S. haddoni is characterized by a folded oral disc that reaches between 50 and 80 cm in diameter with a 1 – 2 cm tentacle free oral area. The tentacles have a rounded tip and the end may be green, yellow, gray, or rarely, blue and pink. The column, external structure of an anemone visible when the animal is closed, has small, non-adhesive bumps (verrucae) which are usually the same color as the column and not visible. The tentacles are yellowish or tan. At the circumference it has alternating short and long tentacles.
Distribution and habitat
S. haddoni is found on sandy surfaces and is widespread throughout the tropical and subtropical waters of the Indo-Pacific area from Mauritius to Fiji and from the Ryukyu Islands of southern Japan to Australia.
S. haddoni feeds in two ways. The first is internal via photosynthesis of its symbiotic zooxanthellae, living in its tissues. And the second is through capturing its prey via its tentacles that allow it to immobilize its prey (small invertebrates, fry or juvenile fish), by using toxins such as SHTX.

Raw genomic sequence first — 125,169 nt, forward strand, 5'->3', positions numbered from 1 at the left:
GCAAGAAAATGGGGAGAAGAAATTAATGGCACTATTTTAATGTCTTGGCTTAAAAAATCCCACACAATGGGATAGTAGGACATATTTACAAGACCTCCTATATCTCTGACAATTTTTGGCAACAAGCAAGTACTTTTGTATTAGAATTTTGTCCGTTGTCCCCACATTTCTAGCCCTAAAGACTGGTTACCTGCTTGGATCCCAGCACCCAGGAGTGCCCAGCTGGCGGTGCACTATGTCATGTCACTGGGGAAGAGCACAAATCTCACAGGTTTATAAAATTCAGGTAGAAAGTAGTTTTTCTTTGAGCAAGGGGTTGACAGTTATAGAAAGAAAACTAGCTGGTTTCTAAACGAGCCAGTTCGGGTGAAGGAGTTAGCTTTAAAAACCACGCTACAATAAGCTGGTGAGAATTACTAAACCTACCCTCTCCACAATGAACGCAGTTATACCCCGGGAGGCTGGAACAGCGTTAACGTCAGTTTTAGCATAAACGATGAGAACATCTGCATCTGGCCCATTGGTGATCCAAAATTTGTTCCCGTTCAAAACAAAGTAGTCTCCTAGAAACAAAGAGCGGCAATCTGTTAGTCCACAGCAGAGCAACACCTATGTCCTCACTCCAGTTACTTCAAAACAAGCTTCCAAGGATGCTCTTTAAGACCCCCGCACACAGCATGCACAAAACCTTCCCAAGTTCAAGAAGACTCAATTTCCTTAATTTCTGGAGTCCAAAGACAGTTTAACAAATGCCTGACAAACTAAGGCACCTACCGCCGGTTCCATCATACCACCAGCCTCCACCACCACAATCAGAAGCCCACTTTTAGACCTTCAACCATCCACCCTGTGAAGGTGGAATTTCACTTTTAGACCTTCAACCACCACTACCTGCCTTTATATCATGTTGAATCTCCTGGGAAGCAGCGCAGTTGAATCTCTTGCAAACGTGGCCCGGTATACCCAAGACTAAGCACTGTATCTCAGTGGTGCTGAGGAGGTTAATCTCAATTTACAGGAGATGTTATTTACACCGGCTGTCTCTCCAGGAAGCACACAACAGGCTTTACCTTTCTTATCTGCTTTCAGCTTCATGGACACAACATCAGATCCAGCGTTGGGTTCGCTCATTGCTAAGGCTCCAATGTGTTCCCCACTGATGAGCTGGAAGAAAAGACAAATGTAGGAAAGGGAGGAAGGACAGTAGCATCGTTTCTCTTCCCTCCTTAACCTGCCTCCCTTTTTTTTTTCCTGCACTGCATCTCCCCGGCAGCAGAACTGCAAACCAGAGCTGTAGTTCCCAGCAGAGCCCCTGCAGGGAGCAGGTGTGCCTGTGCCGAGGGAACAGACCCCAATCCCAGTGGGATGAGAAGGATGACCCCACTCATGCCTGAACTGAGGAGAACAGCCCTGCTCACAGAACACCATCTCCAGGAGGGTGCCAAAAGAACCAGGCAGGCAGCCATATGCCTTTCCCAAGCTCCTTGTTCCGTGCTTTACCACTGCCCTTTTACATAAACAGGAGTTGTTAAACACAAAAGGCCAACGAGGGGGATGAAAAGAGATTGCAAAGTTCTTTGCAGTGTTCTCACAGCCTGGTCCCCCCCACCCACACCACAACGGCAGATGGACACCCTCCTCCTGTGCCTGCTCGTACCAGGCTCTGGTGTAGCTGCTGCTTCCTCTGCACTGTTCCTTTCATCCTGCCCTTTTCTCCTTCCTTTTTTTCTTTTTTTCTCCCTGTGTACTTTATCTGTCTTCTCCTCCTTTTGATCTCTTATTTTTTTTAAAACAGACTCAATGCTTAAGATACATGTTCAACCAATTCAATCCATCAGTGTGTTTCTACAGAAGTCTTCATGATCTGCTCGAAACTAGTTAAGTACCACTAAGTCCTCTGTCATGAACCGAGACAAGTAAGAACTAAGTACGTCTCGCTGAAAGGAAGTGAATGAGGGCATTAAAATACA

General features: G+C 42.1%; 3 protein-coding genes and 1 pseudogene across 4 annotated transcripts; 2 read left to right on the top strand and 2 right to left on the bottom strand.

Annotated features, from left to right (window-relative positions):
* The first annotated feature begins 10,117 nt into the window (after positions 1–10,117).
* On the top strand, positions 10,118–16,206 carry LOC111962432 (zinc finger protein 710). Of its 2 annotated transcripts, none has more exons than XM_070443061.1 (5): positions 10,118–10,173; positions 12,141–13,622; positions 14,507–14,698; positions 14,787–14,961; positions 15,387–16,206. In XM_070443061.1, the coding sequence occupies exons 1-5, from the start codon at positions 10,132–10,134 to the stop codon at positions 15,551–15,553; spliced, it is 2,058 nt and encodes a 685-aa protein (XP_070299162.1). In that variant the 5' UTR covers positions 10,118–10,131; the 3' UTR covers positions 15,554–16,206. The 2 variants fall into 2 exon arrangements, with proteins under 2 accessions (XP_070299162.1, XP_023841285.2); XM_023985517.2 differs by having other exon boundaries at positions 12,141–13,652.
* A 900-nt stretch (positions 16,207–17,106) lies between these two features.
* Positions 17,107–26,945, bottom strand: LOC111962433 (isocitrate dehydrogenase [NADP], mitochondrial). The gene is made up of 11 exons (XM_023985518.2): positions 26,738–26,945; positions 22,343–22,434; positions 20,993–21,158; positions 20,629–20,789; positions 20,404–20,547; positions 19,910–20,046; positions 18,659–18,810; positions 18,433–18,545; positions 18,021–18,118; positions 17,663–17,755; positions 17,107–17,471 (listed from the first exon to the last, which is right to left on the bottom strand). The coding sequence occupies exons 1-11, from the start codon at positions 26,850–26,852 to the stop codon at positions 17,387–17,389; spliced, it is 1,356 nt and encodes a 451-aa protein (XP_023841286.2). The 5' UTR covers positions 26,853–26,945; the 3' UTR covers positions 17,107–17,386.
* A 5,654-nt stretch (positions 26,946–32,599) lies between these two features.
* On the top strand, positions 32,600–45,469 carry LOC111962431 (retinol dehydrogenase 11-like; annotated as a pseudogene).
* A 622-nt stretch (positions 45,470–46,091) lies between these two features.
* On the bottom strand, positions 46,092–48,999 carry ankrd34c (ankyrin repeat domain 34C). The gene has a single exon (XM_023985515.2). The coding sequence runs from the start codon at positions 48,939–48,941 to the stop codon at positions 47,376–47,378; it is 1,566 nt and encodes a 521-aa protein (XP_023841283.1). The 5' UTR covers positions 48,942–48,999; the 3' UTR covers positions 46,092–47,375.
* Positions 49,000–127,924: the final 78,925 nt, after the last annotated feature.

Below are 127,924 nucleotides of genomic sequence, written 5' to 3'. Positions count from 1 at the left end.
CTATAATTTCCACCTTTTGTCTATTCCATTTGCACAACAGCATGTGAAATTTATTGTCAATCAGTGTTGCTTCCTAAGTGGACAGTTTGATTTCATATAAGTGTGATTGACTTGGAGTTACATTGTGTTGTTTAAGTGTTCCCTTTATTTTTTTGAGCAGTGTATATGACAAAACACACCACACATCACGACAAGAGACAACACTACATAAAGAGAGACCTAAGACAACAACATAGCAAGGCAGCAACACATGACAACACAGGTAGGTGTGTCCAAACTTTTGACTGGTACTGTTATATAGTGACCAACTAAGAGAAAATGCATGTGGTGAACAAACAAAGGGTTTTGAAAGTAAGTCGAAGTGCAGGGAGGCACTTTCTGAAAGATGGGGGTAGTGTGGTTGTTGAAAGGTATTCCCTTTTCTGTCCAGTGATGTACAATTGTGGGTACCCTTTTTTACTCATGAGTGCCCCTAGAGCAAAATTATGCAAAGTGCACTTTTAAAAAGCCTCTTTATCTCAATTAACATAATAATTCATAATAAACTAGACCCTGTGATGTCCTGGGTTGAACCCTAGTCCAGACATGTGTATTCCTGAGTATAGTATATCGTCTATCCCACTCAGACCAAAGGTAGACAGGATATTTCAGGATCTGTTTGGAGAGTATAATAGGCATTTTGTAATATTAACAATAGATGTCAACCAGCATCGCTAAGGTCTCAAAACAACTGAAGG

S. haddoni lives in association with 6 different species of clownfish :
- Amphiprion akindynos (Barrier reef anemonefish)
- A. chrysogaster (Mauritian anemonefish)
- A. chrysopterus (Orange-fin anemonefish)
- A. clarkii (Clark's anemonefish)
- A. polymnus (Saddleback anemonefish)
- A. sebae (Sebae anemonefish)
Juvenile Dascyllus trimaculatus also associate with S. haddoni. A number of other species are associated with S. haddoni, however the relationship is commensal rather than mutual as the anemone does not appear to benefit from the association. These species are
- Neopetrolisthes maculatus, a porcelain crab
- Shrimp from the genus Periclimenes
- Thor amboinensis, the squat or sexy shrimp
Anemonefish in S. haddoni
A. chrysopterus (Orange-fin anemonefish)
A. clarkii (Clark's anemonefish)
A. polymnus (Saddleback anemonefish)
A. sebae (Sebae anemonefish)
Periclimenes brevicarpalis (Glass Anemone Shrimp)
S. haddoni with A. polymnus
- Fautin, Daphne G.; Allen, Gerald R. (1997). Field Guide to Anemone Fishes and Their Host Sea Anemones. Western Australian Museum. ISBN 9780730983651. Archived from the original on 14 April 2015.
- Honma, T., Kawahata, K., Ishida, M., Nagai, H., Nagashima, Y., Shiomi, K (Apr 2008). Novel peptide toxins from the sea anemone Stichodactyla haddoni. Peptides, 29: 536–544. doi:10.1016/j.peptides.2007.12.010 PMID 18243416
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- Fautin, D. "Stichodactyla haddoni". Hexacorallians of the World.